The Busy Trap

“We’re just so busy!” I hear this multiple times a day, coming out of my own mouth and the mouths of other parents whenever we have conversations about what we’ve been up to lately. Everyone is busy, probably too busy, but we all just keep on being busy. Busyness is the societal epidemic of right now, and I don’t know about you, but I’m starting to crack under the stress of being so busy all the time.

Family tension reached a high on Sunday morning when I suggested we all go for a bike ride. “Sure,” Jason responded, but then we couldn’t figure out how to fit it into our day’s schedule. With the kids’ naps, my need for some writing time, J.’s workout at the gym, a violin rehearsal, grocery shopping, and a dinner invitation, there was no point during the day in which we could squeeze in an hour-long bike ride. In the meantime, the baby was screaming for extra bites of food after finishing his own very large breakfast and A. continually pleaded, “Will you please read to me? You said you’d read to me! When can you read to me?” My voice got progressively louder as I tried to carry on a conversation above the chaos, keeping as calm as possible, but when I suddenly realized that all four of us were talking and/or screaming simultaneously, I knew I was about to blow a fuse. I grabbed my coffee and headed to the back patio to calm down. We never ended up going for that bike ride because we were too busy.

As unpleasant as Sunday morning was, it served as a good wake-up call. I suddenly realized that we’re just too busy. Every week, my planner fills up with activities to the point of explosion. This may sound like an exaggeration, but some days I feel so busy that I can’t even return friends’ texts because I’m on the go for hours on end. Take this upcoming weekend, for example. Friday night: I’m hosting a baby shower cocktail party. Saturday: kid’s birthday party in the morning, another baby shower in the afternoon, bachelorette party in Toronto at night. Sunday morning: drive back from Toronto in morning, afternoon violin rehearsal with choir and evening performance. This kind of jam-packed weekend is typical for us, and it’s downright ridiculous. I have stuff going on almost every night this week.

photo: istockphoto.com
photo: istockphoto.com

This pace is unsustainable and unhealthy because it negatively affects the mood at home. I become snappy and irritable with Jason and the kids. I need unscheduled evenings when I can put my pajamas on early, catch up on writing deadlines, and do some reading. When I don’t have that reliable downtime, all aspects of my life suffer. The problem is, it’s hard to say no. I am naturally very social and love entertaining, going out, keeping busy, even if it takes its toll on me. I have to fight the urge to fill my planner with fun things and learn to say no when it’s simply becoming too much.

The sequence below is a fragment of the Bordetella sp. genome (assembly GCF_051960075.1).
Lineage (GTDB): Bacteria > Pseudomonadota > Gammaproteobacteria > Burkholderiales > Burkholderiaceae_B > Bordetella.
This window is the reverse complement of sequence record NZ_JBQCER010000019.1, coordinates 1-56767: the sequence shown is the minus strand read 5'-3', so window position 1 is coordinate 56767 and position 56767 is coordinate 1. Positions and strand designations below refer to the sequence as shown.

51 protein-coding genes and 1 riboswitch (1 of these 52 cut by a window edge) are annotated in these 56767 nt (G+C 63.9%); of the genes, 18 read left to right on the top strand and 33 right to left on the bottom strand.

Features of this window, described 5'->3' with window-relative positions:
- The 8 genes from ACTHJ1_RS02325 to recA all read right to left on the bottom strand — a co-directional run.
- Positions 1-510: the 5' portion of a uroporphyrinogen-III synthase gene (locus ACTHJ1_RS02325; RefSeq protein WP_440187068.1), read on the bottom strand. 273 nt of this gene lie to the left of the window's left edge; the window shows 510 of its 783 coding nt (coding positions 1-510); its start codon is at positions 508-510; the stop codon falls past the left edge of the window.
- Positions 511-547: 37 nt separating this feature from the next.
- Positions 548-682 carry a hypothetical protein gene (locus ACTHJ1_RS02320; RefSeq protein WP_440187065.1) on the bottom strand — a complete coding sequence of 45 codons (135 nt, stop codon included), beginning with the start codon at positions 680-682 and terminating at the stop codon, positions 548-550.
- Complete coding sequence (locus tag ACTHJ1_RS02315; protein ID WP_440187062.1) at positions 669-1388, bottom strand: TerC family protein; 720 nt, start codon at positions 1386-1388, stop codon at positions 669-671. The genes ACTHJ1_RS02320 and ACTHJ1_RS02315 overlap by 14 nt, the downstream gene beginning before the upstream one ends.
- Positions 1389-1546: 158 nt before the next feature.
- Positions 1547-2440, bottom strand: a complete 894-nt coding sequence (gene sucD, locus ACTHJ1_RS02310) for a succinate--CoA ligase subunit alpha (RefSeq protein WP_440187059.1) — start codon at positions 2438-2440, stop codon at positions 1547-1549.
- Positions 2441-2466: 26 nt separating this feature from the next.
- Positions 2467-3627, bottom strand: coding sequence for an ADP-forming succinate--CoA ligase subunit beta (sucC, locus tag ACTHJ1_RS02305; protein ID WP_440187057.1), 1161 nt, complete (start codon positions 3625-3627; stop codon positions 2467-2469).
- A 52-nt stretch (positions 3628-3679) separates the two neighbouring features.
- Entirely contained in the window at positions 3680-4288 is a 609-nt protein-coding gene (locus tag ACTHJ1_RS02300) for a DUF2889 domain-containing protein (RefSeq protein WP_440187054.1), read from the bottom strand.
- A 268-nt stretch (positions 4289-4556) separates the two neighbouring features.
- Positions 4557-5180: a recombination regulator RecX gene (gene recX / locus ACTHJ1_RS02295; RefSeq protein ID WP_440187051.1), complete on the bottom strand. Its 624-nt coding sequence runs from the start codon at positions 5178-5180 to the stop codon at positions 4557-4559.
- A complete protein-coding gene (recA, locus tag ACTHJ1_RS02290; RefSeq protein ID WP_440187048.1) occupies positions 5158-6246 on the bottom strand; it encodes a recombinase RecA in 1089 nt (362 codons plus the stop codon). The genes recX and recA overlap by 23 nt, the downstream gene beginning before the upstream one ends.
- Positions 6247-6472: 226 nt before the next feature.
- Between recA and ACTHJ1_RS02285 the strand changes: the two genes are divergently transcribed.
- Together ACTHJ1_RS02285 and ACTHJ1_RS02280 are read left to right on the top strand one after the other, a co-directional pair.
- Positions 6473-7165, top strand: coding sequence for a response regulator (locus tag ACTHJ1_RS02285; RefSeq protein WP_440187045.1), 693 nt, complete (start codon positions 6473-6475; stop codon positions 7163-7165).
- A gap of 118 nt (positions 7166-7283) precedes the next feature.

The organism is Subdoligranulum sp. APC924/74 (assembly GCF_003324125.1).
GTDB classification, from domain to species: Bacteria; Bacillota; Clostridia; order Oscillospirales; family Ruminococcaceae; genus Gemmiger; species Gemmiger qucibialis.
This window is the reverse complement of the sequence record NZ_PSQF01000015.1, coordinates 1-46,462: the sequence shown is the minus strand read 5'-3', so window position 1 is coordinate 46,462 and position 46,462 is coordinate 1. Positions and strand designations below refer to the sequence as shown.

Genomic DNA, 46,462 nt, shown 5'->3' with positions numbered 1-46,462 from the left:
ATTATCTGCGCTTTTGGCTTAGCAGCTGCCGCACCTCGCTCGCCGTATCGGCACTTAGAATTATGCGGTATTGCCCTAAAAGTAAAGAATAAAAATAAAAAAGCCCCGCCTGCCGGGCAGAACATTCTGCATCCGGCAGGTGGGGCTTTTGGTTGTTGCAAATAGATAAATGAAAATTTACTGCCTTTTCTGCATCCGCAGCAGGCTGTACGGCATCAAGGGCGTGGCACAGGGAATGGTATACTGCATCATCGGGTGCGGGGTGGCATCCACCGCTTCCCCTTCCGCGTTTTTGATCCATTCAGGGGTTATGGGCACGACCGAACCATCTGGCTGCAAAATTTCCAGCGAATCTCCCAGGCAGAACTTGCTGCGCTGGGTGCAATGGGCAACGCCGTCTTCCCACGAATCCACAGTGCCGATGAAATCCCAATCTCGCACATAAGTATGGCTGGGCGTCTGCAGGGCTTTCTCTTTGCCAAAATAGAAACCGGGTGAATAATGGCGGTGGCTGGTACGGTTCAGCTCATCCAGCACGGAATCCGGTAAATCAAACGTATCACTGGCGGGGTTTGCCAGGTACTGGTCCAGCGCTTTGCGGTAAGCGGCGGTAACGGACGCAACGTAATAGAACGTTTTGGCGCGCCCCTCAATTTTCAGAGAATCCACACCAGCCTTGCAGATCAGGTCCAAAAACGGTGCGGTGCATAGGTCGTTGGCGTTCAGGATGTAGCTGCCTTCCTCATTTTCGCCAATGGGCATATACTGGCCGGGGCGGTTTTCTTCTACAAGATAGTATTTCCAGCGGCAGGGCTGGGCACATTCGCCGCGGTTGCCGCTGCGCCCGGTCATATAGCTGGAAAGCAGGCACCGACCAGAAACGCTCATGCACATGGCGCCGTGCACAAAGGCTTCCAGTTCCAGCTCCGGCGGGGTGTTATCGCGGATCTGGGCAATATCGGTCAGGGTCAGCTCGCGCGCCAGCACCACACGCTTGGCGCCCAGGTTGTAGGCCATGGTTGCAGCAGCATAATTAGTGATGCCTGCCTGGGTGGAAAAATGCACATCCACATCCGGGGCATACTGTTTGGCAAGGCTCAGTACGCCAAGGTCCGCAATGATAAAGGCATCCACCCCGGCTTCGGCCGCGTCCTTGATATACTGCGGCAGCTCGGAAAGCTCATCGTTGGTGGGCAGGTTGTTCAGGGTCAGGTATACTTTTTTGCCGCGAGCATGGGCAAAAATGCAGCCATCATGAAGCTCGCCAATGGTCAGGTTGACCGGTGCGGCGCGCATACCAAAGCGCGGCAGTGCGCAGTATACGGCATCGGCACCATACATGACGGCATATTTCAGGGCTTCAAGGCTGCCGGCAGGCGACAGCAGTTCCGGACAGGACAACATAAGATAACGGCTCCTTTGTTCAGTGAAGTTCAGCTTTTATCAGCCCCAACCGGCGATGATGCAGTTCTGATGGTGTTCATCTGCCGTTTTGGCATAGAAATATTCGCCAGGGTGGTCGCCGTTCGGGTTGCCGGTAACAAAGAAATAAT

So here’s my goal for this upcoming month: Escape the “busy trap” by keeping social obligations to a minimum and work on refocusing myself at home.

Advertisements

3 thoughts on “The Busy Trap

  1. It’s hard. I’ve finally learned that empty spaces on the calendar don’t mean I have time any more than checks in my checkbook mean I have money. It takes some “white space” on the calendar to maintain sanity.

  2. I’m naturally very introverted (although I can fake extrovert like a pro) and so we say no a lot and yes only occasionally…otherwise we’d go insane. After working hard all week, weekends are our precious time together just the four of us. I am brutally upfront about that and I find most good folk understand.

  3. While the last several months have been full of challenges, there have been several distinct positives. Possibly foremost among them is what I’ve learned about how much downtime I need. Before, I was driven toward constant busyness, constant production. Losing some health and some energy helped me better figure out what gave me energy and what took it away. Stepping away from my electronics at 9 p.m. and abandoning them until 5 a.m. helped settle me into feeling less busy, as did learning to embrace unscheduled afternoons or, heck, even days. I’m still not as comfortable with them as is Anthony, but I feel like I’m on the right track. Lovely food for thought, this post! Thank you.

Leave a Reply

Fill in your details below or click an icon to log in:

WordPress.com Logo

You are commenting using your WordPress.com account. Log Out / Change )

Twitter picture

You are commenting using your Twitter account. Log Out / Change )

Facebook photo

You are commenting using your Facebook account. Log Out / Change )

Google+ photo

You are commenting using your Google+ account. Log Out / Change )

Connecting to %s